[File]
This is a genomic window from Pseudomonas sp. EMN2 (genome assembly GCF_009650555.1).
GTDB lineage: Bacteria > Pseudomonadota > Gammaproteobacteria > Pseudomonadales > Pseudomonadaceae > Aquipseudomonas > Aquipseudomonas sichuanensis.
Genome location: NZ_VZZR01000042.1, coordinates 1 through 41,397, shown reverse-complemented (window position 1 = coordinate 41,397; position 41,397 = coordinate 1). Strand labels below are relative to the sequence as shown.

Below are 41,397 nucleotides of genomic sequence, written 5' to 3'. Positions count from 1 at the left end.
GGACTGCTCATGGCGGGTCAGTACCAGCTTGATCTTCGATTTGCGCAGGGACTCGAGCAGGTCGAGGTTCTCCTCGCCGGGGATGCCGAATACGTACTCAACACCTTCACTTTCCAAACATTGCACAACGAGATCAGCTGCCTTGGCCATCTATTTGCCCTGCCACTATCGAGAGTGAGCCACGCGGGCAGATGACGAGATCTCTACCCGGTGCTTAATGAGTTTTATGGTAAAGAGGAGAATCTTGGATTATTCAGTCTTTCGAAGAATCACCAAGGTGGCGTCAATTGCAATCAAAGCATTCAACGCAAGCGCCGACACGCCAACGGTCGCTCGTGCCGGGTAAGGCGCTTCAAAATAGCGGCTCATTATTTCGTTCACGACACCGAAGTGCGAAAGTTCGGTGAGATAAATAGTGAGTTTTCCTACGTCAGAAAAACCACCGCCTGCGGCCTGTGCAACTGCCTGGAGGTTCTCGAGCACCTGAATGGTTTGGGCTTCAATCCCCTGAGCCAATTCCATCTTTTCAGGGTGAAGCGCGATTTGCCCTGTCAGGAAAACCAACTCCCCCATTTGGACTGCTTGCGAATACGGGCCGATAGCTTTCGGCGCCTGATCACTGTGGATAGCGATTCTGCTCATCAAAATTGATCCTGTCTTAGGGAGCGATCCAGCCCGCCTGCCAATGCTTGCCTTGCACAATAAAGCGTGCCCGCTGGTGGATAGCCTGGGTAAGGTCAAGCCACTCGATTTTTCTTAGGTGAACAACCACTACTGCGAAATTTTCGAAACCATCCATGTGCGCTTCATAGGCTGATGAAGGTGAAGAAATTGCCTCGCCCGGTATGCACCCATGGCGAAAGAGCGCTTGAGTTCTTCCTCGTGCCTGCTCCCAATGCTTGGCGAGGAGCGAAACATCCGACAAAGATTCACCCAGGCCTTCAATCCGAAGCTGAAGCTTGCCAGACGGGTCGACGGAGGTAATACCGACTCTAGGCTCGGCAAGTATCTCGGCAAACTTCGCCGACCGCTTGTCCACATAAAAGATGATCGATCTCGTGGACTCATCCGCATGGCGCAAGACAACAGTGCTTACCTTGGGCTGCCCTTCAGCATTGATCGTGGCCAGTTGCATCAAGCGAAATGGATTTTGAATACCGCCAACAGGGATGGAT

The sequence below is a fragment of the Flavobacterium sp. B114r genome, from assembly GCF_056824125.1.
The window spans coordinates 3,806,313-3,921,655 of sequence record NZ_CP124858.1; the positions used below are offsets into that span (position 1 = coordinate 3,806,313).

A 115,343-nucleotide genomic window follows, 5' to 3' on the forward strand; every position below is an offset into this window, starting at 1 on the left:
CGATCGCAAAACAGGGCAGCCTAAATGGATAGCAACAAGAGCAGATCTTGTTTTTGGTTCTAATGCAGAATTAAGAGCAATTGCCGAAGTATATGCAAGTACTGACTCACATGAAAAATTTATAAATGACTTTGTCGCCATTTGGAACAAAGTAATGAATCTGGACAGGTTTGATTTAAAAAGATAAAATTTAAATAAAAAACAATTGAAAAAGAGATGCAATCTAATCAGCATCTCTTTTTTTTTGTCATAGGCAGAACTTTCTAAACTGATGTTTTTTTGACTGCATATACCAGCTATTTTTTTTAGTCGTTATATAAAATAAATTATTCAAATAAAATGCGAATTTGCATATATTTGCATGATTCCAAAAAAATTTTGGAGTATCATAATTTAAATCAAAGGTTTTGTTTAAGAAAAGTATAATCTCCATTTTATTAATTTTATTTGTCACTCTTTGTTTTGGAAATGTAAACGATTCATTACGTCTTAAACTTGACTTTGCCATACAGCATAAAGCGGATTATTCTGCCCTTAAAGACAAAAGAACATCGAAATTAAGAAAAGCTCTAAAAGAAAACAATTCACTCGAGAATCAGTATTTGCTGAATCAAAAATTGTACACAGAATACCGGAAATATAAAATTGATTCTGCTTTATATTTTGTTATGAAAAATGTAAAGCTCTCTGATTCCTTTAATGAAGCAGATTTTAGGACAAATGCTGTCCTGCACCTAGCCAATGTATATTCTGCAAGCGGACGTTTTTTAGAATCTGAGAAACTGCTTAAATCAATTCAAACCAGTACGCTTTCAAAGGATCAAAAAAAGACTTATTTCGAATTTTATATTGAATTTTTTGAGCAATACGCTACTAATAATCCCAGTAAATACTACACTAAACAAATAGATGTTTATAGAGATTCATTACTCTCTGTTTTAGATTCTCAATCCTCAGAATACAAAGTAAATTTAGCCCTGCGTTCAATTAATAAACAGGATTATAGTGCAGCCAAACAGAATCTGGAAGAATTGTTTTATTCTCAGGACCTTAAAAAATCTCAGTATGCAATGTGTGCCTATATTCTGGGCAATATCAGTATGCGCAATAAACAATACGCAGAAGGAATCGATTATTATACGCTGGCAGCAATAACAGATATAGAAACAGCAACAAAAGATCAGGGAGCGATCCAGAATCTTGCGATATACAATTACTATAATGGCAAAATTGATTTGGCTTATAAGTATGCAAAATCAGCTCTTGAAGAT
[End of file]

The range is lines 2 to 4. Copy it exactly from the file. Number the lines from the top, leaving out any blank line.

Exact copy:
GTDB lineage: Bacteria > Pseudomonadota > Gammaproteobacteria > Pseudomonadales > Pseudomonadaceae > Aquipseudomonas > Aquipseudomonas sichuanensis.
Genome location: NZ_VZZR01000042.1, coordinates 1 through 41,397, shown reverse-complemented (window position 1 = coordinate 41,397; position 41,397 = coordinate 1). Strand labels below are relative to the sequence as shown.

Below are 41,397 nucleotides of genomic sequence, written 5' to 3'. Positions count from 1 at the left end.